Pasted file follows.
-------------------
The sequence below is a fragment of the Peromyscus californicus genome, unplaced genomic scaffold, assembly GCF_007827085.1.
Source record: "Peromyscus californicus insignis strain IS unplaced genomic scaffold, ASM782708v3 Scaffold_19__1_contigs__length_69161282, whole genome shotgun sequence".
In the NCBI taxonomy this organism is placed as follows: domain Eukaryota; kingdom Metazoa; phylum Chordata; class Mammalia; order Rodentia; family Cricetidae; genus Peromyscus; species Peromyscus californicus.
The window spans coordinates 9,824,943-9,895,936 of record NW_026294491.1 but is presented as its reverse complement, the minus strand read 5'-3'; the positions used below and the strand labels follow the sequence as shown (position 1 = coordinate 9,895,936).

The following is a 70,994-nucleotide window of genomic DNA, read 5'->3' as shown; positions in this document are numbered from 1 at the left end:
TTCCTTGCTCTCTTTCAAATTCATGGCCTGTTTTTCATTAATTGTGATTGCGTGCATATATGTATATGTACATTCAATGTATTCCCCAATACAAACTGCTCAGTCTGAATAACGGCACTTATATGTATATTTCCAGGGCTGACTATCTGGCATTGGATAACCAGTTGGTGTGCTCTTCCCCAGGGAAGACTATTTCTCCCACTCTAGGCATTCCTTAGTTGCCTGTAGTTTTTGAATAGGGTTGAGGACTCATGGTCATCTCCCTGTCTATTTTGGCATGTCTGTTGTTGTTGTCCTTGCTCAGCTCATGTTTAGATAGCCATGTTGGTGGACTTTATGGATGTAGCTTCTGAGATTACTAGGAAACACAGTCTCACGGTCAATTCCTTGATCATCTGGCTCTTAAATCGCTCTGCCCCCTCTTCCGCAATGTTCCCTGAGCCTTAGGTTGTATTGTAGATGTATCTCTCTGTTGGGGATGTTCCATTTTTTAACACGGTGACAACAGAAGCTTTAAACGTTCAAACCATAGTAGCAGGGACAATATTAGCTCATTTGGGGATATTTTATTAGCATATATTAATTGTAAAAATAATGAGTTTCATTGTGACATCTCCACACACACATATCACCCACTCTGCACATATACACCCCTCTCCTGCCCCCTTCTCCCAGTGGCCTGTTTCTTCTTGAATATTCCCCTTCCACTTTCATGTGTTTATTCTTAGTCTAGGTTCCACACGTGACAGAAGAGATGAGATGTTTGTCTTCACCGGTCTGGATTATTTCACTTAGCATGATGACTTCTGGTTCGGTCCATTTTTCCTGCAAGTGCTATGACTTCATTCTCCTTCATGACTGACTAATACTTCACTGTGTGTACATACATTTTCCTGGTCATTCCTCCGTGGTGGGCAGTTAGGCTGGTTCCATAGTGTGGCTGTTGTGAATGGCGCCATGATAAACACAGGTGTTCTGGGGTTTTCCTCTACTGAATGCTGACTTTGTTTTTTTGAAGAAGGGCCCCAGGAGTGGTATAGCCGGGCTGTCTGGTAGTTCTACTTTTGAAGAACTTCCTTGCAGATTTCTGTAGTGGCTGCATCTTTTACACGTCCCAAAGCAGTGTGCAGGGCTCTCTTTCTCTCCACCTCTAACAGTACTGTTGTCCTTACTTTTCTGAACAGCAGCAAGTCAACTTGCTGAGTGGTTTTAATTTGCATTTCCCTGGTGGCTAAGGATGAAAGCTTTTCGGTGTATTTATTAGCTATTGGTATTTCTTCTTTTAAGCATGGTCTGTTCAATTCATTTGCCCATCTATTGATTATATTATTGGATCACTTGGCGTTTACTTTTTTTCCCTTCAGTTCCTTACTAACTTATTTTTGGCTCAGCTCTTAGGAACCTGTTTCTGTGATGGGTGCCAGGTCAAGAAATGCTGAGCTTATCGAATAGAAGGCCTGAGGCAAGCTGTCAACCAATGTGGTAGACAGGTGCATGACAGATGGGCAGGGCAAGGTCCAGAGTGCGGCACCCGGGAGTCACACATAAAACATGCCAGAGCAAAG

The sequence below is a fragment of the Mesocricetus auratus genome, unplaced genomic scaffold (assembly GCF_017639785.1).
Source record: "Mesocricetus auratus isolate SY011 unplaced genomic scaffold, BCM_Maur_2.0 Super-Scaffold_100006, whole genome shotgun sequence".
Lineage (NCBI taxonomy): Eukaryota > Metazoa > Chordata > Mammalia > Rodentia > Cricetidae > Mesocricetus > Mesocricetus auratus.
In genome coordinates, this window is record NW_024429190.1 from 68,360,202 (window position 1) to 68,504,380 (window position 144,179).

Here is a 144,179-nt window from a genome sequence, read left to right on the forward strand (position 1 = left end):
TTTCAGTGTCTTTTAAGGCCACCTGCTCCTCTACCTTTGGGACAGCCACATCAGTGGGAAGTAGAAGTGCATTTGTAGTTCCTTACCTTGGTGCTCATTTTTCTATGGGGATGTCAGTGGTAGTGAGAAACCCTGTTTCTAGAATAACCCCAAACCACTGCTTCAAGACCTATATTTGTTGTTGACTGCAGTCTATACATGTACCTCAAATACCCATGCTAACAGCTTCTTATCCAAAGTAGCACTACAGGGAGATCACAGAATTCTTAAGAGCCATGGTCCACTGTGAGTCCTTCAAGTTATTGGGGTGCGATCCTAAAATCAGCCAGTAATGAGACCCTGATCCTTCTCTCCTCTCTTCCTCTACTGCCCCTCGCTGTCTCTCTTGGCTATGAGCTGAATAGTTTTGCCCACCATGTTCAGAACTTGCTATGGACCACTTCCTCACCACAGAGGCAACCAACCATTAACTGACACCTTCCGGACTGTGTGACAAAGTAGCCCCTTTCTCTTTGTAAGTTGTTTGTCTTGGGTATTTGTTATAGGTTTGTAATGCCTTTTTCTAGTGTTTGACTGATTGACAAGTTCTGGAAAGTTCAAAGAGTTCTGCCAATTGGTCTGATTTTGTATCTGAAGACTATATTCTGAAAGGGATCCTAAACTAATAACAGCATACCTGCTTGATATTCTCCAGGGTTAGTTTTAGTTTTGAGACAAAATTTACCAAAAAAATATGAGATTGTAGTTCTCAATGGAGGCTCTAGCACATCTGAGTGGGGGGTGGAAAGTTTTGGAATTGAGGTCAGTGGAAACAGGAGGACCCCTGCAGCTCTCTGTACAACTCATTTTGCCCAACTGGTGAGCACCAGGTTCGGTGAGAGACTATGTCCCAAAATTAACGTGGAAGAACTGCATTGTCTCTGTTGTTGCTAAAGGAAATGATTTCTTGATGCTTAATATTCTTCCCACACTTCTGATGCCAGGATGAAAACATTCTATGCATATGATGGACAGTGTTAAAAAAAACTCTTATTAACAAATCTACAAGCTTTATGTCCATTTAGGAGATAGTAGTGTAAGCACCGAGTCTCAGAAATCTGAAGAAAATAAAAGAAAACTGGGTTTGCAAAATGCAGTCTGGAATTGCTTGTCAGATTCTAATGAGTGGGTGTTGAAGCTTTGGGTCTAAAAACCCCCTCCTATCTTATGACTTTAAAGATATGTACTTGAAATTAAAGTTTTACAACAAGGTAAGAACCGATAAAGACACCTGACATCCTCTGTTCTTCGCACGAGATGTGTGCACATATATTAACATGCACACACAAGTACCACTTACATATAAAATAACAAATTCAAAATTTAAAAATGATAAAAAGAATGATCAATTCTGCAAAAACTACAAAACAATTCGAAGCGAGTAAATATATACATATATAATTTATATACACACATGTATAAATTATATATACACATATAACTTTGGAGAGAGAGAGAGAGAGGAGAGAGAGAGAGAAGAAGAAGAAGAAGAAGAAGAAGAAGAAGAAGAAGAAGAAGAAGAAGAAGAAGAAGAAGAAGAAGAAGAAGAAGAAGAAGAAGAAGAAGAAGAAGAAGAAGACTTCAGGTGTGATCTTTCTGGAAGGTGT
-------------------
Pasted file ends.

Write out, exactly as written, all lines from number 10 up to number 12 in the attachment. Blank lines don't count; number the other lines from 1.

In genome coordinates, this window is record NW_024429190.1 from 68,360,202 (window position 1) to 68,504,380 (window position 144,179).

Here is a 144,179-nt window from a genome sequence, read left to right on the forward strand (position 1 = left end):
TTTCAGTGTCTTTTAAGGCCACCTGCTCCTCTACCTTTGGGACAGCCACATCAGTGGGAAGTAGAAGTGCATTTGTAGTTCCTTACCTTGGTGCTCATTTTTCTATGGGGATGTCAGTGGTAGTGAGAAACCCTGTTTCTAGAATAACCCCAAACCACTGCTTCAAGACCTATATTTGTTGTTGACTGCAGTCTATACATGTACCTCAAATACCCATGCTAACAGCTTCTTATCCAAAGTAGCACTACAGGGAGATCACAGAATTCTTAAGAGCCATGGTCCACTGTGAGTCCTTCAAGTTATTGGGGTGCGATCCTAAAATCAGCCAGTAATGAGACCCTGATCCTTCTCTCCTCTCTTCCTCTACTGCCCCTCGCTGTCTCTCTTGGCTATGAGCTGAATAGTTTTGCCCACCATGTTCAGAACTTGCTATGGACCACTTCCTCACCACAGAGGCAACCAACCATTAACTGACACCTTCCGGACTGTGTGACAAAGTAGCCCCTTTCTCTTTGTAAGTTGTTTGTCTTGGGTATTTGTTATAGGTTTGTAATGCCTTTTTCTAGTGTTTGACTGATTGACAAGTTCTGGAAAGTTCAAAGAGTTCTGCCAATTGGTCTGATTTTGTATCTGAAGACTATATTCTGAAAGGGATCCTAAACTAATAACAGCATACCTGCTTGATATTCTCCAGGGTTAGTTTTAGTTTTGAGACAAAATTTACCAAAAAAATATGAGATTGTAGTTCTCAATGGAGGCTCTAGCACATCTGAGTGGGGGGTGGAAAGTTTTGGAATTGAGGTCAGTGGAAACAGGAGGACCCCTGCAGCTCTCTGTACAACTCATTTTGCCCAACTGGTGAGCACCAGGTTCGGTGAGAGACTATGTCCCAAAATTAACGTGGAAGAACTGCATTGTCTCTGTTGTTGCTAAAGGAAATGATTTCTTGATGCTTAATATTCTTCCCACACTTCTGATGCCAGGATGAAAACATTCTATGCATATGATGGACAGTGTTAAAAAAAACTCTTATTAACAAATCTACAAGCTTTATGTCCATTTAGGAGATAGTAGTGTAAGCACCGAGTCTCAGAAATCTGAAGAAAATAAAAGAAAACTGGGTTTGCAAAATGCAGTCTGGAATTGCTTGTCAGATTCTAATGAGTGGGTGTTGAAGCTTTGGGTCTAAAAACCCCCTCCTATCTTATGACTTTAAAGATATGTACTTGAAATTAAAGTTTTACAACAAGGTAAGAACCGATAAAGACACCTGACATCCTCTGTTCTTCGCACGAGATGTGTGCACATATATTAACATGCACACACAAGTACCACTTACATATAAAATAACAAATTCAAAATTTAAAAATGATAAAAAGAATGATCAATTCTGCAAAAACTACAAAACAATTCGAAGCGAGTAAATATATACATATATAATTTATATACACACATGTATAAATTATATATACACATATAACTTTGGAGAGAGAGAGAGAGAGGAGAGAGAGAGAGAAGAAGAAGAAGAAGAAGAAGAAGAAGAAGAAGAAGAAGAAGAAGAAGAAGAAGAAGAAGAAGAAGAAGAAGAAGAAGAAGAAGAAGAAGAAGAAGAAGAAGACTTCAGGTGTGATCTTTCTGGAAGGTGT